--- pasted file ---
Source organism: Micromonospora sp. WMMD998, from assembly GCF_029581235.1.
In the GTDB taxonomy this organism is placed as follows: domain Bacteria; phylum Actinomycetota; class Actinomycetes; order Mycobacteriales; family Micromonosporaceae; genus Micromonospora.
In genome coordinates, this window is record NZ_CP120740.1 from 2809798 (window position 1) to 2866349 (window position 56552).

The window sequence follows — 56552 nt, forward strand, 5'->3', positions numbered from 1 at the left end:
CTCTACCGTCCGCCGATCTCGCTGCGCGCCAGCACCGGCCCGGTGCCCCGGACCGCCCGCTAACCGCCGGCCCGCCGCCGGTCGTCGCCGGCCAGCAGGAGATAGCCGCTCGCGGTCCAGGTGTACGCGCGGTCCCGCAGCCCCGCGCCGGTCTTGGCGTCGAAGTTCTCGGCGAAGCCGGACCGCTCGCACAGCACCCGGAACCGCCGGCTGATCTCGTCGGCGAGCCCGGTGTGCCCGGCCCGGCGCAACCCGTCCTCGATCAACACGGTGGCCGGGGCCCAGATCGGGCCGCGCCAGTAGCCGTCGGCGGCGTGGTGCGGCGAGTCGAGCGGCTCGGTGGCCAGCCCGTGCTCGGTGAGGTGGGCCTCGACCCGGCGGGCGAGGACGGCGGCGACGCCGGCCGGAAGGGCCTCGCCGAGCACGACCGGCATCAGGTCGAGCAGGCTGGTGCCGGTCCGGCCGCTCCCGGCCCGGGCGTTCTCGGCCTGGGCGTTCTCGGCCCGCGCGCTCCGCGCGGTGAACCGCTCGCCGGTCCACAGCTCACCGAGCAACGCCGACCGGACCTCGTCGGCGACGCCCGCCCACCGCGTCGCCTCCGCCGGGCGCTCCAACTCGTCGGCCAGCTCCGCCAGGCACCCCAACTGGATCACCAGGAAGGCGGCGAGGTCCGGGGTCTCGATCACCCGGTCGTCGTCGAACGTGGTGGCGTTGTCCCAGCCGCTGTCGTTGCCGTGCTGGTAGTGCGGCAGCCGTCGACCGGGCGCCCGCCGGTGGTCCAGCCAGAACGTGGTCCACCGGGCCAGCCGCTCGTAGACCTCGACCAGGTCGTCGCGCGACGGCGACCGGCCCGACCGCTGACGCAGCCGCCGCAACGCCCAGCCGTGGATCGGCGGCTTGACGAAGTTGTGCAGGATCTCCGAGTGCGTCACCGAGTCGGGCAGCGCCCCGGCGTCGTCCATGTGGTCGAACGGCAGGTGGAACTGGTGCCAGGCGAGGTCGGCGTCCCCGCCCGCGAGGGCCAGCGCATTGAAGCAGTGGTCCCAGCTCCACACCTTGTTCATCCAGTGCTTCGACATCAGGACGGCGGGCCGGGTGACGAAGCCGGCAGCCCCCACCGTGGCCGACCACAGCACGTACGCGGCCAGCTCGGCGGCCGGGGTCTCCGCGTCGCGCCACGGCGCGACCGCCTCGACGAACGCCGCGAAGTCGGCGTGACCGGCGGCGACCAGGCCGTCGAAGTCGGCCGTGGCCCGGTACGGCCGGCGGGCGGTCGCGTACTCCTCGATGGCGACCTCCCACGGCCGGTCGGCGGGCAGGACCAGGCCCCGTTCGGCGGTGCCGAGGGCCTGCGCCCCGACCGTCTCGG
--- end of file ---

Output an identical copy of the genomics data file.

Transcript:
Source organism: Micromonospora sp. WMMD998, from assembly GCF_029581235.1.
In the GTDB taxonomy this organism is placed as follows: domain Bacteria; phylum Actinomycetota; class Actinomycetes; order Mycobacteriales; family Micromonosporaceae; genus Micromonospora.
In genome coordinates, this window is record NZ_CP120740.1 from 2809798 (window position 1) to 2866349 (window position 56552).

The window sequence follows — 56552 nt, forward strand, 5'->3', positions numbered from 1 at the left end:
CTCTACCGTCCGCCGATCTCGCTGCGCGCCAGCACCGGCCCGGTGCCCCGGACCGCCCGCTAACCGCCGGCCCGCCGCCGGTCGTCGCCGGCCAGCAGGAGATAGCCGCTCGCGGTCCAGGTGTACGCGCGGTCCCGCAGCCCCGCGCCGGTCTTGGCGTCGAAGTTCTCGGCGAAGCCGGACCGCTCGCACAGCACCCGGAACCGCCGGCTGATCTCGTCGGCGAGCCCGGTGTGCCCGGCCCGGCGCAACCCGTCCTCGATCAACACGGTGGCCGGGGCCCAGATCGGGCCGCGCCAGTAGCCGTCGGCGGCGTGGTGCGGCGAGTCGAGCGGCTCGGTGGCCAGCCCGTGCTCGGTGAGGTGGGCCTCGACCCGGCGGGCGAGGACGGCGGCGACGCCGGCCGGAAGGGCCTCGCCGAGCACGACCGGCATCAGGTCGAGCAGGCTGGTGCCGGTCCGGCCGCTCCCGGCCCGGGCGTTCTCGGCCTGGGCGTTCTCGGCCCGCGCGCTCCGCGCGGTGAACCGCTCGCCGGTCCACAGCTCACCGAGCAACGCCGACCGGACCTCGTCGGCGACGCCCGCCCACCGCGTCGCCTCCGCCGGGCGCTCCAACTCGTCGGCCAGCTCCGCCAGGCACCCCAACTGGATCACCAGGAAGGCGGCGAGGTCCGGGGTCTCGATCACCCGGTCGTCGTCGAACGTGGTGGCGTTGTCCCAGCCGCTGTCGTTGCCGTGCTGGTAGTGCGGCAGCCGTCGACCGGGCGCCCGCCGGTGGTCCAGCCAGAACGTGGTCCACCGGGCCAGCCGCTCGTAGACCTCGACCAGGTCGTCGCGCGACGGCGACCGGCCCGACCGCTGACGCAGCCGCCGCAACGCCCAGCCGTGGATCGGCGGCTTGACGAAGTTGTGCAGGATCTCCGAGTGCGTCACCGAGTCGGGCAGCGCCCCGGCGTCGTCCATGTGGTCGAACGGCAGGTGGAACTGGTGCCAGGCGAGGTCGGCGTCCCCGCCCGCGAGGGCCAGCGCATTGAAGCAGTGGTCCCAGCTCCACACCTTGTTCATCCAGTGCTTCGACATCAGGACGGCGGGCCGGGTGACGAAGCCGGCAGCCCCCACCGTGGCCGACCACAGCACGTACGCGGCCAGCTCGGCGGCCGGGGTCTCCGCGTCGCGCCACGGCGCGACCGCCTCGACGAACGCCGCGAAGTCGGCGTGACCGGCGGCGACCAGGCCGTCGAAGTCGGCCGTGGCCCGGTACGGCCGGCGGGCGGTCGCGTACTCCTCGATGGCGACCTCCCACGGCCGGTCGGCGGGCAGGACCAGGCCCCGTTCGGCGGTGCCGAGGGCCTGCGCCCCGACCGTCTCGG